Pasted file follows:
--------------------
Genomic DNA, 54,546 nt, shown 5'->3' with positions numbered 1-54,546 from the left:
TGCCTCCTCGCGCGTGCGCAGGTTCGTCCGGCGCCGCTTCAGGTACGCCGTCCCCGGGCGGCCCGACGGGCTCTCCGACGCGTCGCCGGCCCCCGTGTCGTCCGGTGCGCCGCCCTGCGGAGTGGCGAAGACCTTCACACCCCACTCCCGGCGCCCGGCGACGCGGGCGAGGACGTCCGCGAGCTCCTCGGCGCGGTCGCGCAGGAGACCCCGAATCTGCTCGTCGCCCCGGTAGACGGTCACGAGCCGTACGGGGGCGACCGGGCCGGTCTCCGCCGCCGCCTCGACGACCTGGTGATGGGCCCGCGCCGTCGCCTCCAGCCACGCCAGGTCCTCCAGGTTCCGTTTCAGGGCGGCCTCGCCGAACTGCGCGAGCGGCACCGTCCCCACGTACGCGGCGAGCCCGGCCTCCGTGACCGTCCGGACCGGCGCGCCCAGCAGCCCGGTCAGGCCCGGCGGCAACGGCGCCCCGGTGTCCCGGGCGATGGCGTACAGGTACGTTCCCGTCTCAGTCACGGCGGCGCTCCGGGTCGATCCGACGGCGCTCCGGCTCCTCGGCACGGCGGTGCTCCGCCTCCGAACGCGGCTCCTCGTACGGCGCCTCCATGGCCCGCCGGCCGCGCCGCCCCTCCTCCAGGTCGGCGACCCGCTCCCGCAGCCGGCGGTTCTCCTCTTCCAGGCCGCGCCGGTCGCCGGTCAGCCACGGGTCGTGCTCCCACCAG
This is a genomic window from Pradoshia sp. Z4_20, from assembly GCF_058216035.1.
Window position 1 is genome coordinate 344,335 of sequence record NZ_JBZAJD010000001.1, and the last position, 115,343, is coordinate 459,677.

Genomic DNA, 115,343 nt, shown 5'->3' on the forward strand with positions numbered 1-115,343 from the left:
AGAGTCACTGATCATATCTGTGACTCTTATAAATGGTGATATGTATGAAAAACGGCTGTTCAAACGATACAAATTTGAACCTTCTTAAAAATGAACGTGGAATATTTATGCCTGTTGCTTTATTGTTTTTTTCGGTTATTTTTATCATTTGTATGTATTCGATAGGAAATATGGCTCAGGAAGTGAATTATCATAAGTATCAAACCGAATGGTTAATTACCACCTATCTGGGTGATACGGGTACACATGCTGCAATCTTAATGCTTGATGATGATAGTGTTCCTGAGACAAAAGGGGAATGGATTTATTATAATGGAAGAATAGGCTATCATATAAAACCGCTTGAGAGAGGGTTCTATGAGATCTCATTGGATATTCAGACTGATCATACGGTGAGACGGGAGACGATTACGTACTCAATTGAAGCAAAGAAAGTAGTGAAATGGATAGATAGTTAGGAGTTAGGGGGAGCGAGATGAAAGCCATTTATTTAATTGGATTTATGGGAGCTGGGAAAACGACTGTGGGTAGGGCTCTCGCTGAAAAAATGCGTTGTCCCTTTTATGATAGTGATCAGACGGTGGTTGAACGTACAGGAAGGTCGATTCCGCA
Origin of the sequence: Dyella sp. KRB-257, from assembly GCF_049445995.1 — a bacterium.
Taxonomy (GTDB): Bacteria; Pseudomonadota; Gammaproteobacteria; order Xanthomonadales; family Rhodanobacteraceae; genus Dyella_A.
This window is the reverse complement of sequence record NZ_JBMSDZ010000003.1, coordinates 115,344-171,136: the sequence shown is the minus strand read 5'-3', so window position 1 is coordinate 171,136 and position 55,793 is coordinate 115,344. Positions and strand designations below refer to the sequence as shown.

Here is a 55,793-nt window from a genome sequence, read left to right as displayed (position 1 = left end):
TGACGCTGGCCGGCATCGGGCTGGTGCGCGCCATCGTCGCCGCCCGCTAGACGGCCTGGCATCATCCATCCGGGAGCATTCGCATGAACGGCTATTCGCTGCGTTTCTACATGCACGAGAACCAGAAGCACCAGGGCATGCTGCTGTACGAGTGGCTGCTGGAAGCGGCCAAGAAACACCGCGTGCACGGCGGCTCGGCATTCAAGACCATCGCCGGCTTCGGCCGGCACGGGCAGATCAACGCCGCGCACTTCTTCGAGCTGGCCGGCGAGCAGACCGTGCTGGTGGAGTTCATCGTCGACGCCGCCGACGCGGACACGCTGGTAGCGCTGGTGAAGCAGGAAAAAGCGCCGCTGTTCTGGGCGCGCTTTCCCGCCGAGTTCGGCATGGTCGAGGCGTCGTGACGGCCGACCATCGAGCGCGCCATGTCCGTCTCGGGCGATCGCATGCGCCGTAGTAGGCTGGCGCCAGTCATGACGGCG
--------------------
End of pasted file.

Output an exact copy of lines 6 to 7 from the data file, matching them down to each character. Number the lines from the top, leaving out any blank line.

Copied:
AGAGTCACTGATCATATCTGTGACTCTTATAAATGGTGATATGTATGAAAAACGGCTGTTCAAACGATACAAATTTGAACCTTCTTAAAAATGAACGTGGAATATTTATGCCTGTTGCTTTATTGTTTTTTTCGGTTATTTTTATCATTTGTATGTATTCGATAGGAAATATGGCTCAGGAAGTGAATTATCATAAGTATCAAACCGAATGGTTAATTACCACCTATCTGGGTGATACGGGTACACATGCTGCAATCTTAATGCTTGATGATGATAGTGTTCCTGAGACAAAAGGGGAATGGATTTATTATAATGGAAGAATAGGCTATCATATAAAACCGCTTGAGAGAGGGTTCTATGAGATCTCATTGGATATTCAGACTGATCATACGGTGAGACGGGAGACGATTACGTACTCAATTGAAGCAAAGAAAGTAGTGAAATGGATAGATAGTTAGGAGTTAGGGGGAGCGAGATGAAAGCCATTTATTTAATTGGATTTATGGGAGCTGGGAAAACGACTGTGGGTAGGGCTCTCGCTGAAAAAATGCGTTGTCCCTTTTATGATAGTGATCAGACGGTGGTTGAACGTACAGGAAGGTCGATTCCGCA
Origin of the sequence: Dyella sp. KRB-257, from assembly GCF_049445995.1 — a bacterium.